Wednesday, May 14, 2014

Show Way

 Written: Jacqueline Woodson

First line: When Soonie’s great-grandma was seven, she was sold from the Virginia land to a plantation in South Carolina without her ma or pa but with some muslin her ma had given her.

Why you should read this book: This reconstructed narrative takes the knowledge the author has of her own ancestral history and combines it with a poetic voice and a story about freedom, equality, risk, and quilt making. From the unnamed ancestor who learned how to sew “Show Way,” beautiful quilts that secretly hid in them maps that slaves could use to escape to the north and freedom, the story spills down through the ages, marking the birth of girl child after girl child, learning how to sew, dreaming of a better day. Eventually freedom comes, along with the knowledge of reading and writing, but, in the author’s family, the habit of sewing stars from fabric to create knowledge and history and meaning, is ingrained.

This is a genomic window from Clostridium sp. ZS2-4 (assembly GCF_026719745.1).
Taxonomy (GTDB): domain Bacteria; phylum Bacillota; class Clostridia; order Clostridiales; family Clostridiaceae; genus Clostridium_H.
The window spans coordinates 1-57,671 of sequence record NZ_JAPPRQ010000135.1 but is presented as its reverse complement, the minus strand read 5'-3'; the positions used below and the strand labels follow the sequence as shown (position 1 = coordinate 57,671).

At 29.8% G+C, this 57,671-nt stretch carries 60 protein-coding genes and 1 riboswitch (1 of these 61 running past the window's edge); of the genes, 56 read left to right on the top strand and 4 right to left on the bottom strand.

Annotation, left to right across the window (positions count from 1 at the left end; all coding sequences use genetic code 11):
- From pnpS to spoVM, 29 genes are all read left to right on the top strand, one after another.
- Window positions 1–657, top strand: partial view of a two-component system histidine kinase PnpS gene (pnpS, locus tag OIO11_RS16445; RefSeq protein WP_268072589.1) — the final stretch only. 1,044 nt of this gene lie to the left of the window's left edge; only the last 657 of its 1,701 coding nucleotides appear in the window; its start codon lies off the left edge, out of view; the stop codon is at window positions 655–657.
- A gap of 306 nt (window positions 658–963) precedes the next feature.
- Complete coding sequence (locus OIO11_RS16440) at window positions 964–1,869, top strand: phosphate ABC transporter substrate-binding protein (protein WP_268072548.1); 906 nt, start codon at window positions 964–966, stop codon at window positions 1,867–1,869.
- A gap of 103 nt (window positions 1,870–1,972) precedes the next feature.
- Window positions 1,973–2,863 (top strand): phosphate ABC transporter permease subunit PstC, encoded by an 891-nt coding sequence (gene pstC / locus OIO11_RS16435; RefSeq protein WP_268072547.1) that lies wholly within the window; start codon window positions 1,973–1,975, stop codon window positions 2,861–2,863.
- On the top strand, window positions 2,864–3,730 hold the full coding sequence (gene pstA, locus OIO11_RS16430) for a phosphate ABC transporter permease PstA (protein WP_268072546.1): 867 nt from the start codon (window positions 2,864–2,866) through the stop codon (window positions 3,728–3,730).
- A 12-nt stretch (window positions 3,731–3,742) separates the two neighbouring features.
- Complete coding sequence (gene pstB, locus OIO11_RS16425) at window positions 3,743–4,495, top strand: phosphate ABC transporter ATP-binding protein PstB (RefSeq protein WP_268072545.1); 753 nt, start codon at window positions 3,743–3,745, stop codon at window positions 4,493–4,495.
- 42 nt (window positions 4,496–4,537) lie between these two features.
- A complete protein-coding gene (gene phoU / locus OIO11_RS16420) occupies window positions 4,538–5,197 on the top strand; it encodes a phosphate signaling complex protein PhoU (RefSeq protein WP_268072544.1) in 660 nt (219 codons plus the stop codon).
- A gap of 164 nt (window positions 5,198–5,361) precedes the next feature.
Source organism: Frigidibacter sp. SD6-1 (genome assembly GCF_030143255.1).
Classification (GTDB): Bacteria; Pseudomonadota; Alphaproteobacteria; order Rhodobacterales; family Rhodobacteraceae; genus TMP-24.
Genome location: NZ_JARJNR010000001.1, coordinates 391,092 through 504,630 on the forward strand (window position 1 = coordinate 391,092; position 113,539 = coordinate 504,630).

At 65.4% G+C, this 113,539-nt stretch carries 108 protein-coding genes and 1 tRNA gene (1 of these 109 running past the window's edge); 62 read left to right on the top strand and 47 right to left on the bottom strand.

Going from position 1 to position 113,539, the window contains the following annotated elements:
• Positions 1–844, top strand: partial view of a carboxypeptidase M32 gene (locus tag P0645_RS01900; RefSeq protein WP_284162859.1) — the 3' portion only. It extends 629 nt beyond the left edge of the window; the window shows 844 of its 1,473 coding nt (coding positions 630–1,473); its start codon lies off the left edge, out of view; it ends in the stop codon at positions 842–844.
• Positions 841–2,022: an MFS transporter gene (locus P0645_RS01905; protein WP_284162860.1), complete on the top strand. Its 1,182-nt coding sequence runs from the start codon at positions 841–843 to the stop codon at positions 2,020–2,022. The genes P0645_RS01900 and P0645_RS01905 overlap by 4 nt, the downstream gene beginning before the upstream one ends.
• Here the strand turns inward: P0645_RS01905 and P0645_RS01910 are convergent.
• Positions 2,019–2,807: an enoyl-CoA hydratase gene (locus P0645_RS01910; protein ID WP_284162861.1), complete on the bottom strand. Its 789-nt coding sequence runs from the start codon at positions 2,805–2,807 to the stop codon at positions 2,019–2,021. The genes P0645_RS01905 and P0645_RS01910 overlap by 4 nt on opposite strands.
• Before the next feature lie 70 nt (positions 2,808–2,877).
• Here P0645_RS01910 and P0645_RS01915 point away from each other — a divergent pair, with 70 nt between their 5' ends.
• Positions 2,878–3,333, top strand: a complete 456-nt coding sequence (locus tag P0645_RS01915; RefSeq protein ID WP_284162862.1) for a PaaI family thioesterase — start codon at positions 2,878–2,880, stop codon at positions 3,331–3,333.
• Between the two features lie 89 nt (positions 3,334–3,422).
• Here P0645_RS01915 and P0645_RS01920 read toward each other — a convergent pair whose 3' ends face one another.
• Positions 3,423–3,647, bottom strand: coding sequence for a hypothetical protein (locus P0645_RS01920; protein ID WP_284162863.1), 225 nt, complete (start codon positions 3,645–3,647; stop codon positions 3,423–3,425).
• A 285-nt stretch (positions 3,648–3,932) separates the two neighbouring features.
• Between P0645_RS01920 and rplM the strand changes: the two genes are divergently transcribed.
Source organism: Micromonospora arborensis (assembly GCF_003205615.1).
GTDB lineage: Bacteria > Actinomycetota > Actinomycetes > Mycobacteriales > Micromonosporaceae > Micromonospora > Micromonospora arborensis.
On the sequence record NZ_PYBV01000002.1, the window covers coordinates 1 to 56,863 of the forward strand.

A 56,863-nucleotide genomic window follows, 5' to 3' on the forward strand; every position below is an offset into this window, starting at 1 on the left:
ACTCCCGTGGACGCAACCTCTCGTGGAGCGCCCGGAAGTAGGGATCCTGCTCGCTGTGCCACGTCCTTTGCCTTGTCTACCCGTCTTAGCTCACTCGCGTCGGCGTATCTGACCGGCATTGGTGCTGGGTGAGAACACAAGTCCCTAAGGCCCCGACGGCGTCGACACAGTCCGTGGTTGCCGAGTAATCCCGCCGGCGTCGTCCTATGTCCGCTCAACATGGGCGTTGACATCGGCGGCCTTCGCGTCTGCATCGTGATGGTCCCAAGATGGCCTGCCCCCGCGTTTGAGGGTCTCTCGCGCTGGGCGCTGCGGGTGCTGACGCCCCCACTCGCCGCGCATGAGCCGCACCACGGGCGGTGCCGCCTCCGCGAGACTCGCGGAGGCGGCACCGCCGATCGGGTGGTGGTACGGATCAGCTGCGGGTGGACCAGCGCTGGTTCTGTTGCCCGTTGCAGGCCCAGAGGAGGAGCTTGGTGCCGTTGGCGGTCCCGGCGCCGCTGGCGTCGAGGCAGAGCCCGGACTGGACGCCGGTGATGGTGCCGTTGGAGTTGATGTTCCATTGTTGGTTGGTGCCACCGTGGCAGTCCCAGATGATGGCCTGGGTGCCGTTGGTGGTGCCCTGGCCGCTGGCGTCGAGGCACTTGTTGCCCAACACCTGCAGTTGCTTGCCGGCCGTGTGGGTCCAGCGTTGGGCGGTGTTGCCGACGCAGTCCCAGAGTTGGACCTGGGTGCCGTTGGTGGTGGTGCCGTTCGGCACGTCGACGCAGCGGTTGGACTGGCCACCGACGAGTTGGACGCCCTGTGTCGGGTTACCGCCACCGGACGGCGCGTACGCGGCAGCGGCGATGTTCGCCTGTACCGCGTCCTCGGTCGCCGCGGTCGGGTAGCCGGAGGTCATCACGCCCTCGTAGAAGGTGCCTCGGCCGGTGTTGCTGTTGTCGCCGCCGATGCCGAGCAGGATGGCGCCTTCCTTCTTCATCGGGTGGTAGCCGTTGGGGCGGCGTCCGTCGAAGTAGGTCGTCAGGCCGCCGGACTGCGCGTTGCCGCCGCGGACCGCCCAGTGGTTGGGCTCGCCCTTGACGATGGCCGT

Why you shouldn’t read this book: You don’t have anything to pass on to your kids.

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